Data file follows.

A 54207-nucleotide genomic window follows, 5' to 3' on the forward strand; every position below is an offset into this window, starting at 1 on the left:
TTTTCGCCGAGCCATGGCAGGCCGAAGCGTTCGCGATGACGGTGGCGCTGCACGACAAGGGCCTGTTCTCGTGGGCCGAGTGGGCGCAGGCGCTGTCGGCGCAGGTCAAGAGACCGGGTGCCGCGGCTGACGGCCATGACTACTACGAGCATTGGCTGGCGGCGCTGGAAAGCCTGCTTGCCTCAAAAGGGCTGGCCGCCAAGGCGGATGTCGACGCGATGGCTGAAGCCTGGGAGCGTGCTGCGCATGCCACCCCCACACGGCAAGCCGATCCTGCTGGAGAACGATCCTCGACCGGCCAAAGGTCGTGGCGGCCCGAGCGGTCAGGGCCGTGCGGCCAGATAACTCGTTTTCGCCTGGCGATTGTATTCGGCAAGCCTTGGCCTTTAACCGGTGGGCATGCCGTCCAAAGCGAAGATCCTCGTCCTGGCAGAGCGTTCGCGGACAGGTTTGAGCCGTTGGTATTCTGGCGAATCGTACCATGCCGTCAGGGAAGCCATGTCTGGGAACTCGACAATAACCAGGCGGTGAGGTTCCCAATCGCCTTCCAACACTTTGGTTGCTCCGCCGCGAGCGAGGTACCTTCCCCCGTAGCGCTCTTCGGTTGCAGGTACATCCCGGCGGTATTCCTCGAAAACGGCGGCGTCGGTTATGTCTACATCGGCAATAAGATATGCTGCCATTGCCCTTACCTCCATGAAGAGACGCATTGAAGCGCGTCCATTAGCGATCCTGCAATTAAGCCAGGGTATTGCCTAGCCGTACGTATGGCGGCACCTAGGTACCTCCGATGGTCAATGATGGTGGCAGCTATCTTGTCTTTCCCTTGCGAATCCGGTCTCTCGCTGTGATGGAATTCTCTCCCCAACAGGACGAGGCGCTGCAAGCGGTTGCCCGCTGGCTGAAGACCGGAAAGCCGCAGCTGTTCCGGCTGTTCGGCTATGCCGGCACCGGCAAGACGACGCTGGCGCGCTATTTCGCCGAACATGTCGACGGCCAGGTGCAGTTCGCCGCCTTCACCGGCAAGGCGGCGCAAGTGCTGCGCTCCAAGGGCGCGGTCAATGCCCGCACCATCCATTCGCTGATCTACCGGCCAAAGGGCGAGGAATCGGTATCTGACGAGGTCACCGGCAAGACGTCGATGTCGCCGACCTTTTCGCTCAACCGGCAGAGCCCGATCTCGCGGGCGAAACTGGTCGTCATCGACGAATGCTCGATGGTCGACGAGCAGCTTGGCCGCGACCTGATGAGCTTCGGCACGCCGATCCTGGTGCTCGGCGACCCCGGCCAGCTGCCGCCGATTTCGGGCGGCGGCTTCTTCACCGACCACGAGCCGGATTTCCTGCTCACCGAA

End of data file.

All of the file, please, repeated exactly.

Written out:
A 54207-nucleotide genomic window follows, 5' to 3' on the forward strand; every position below is an offset into this window, starting at 1 on the left:
TTTTCGCCGAGCCATGGCAGGCCGAAGCGTTCGCGATGACGGTGGCGCTGCACGACAAGGGCCTGTTCTCGTGGGCCGAGTGGGCGCAGGCGCTGTCGGCGCAGGTCAAGAGACCGGGTGCCGCGGCTGACGGCCATGACTACTACGAGCATTGGCTGGCGGCGCTGGAAAGCCTGCTTGCCTCAAAAGGGCTGGCCGCCAAGGCGGATGTCGACGCGATGGCTGAAGCCTGGGAGCGTGCTGCGCATGCCACCCCCACACGGCAAGCCGATCCTGCTGGAGAACGATCCTCGACCGGCCAAAGGTCGTGGCGGCCCGAGCGGTCAGGGCCGTGCGGCCAGATAACTCGTTTTCGCCTGGCGATTGTATTCGGCAAGCCTTGGCCTTTAACCGGTGGGCATGCCGTCCAAAGCGAAGATCCTCGTCCTGGCAGAGCGTTCGCGGACAGGTTTGAGCCGTTGGTATTCTGGCGAATCGTACCATGCCGTCAGGGAAGCCATGTCTGGGAACTCGACAATAACCAGGCGGTGAGGTTCCCAATCGCCTTCCAACACTTTGGTTGCTCCGCCGCGAGCGAGGTACCTTCCCCCGTAGCGCTCTTCGGTTGCAGGTACATCCCGGCGGTATTCCTCGAAAACGGCGGCGTCGGTTATGTCTACATCGGCAATAAGATATGCTGCCATTGCCCTTACCTCCATGAAGAGACGCATTGAAGCGCGTCCATTAGCGATCCTGCAATTAAGCCAGGGTATTGCCTAGCCGTACGTATGGCGGCACCTAGGTACCTCCGATGGTCAATGATGGTGGCAGCTATCTTGTCTTTCCCTTGCGAATCCGGTCTCTCGCTGTGATGGAATTCTCTCCCCAACAGGACGAGGCGCTGCAAGCGGTTGCCCGCTGGCTGAAGACCGGAAAGCCGCAGCTGTTCCGGCTGTTCGGCTATGCCGGCACCGGCAAGACGACGCTGGCGCGCTATTTCGCCGAACATGTCGACGGCCAGGTGCAGTTCGCCGCCTTCACCGGCAAGGCGGCGCAAGTGCTGCGCTCCAAGGGCGCGGTCAATGCCCGCACCATCCATTCGCTGATCTACCGGCCAAAGGGCGAGGAATCGGTATCTGACGAGGTCACCGGCAAGACGTCGATGTCGCCGACCTTTTCGCTCAACCGGCAGAGCCCGATCTCGCGGGCGAAACTGGTCGTCATCGACGAATGCTCGATGGTCGACGAGCAGCTTGGCCGCGACCTGATGAGCTTCGGCACGCCGATCCTGGTGCTCGGCGACCCCGGCCAGCTGCCGCCGATTTCGGGCGGCGGCTTCTTCACCGACCACGAGCCGGATTTCCTGCTCACCGAA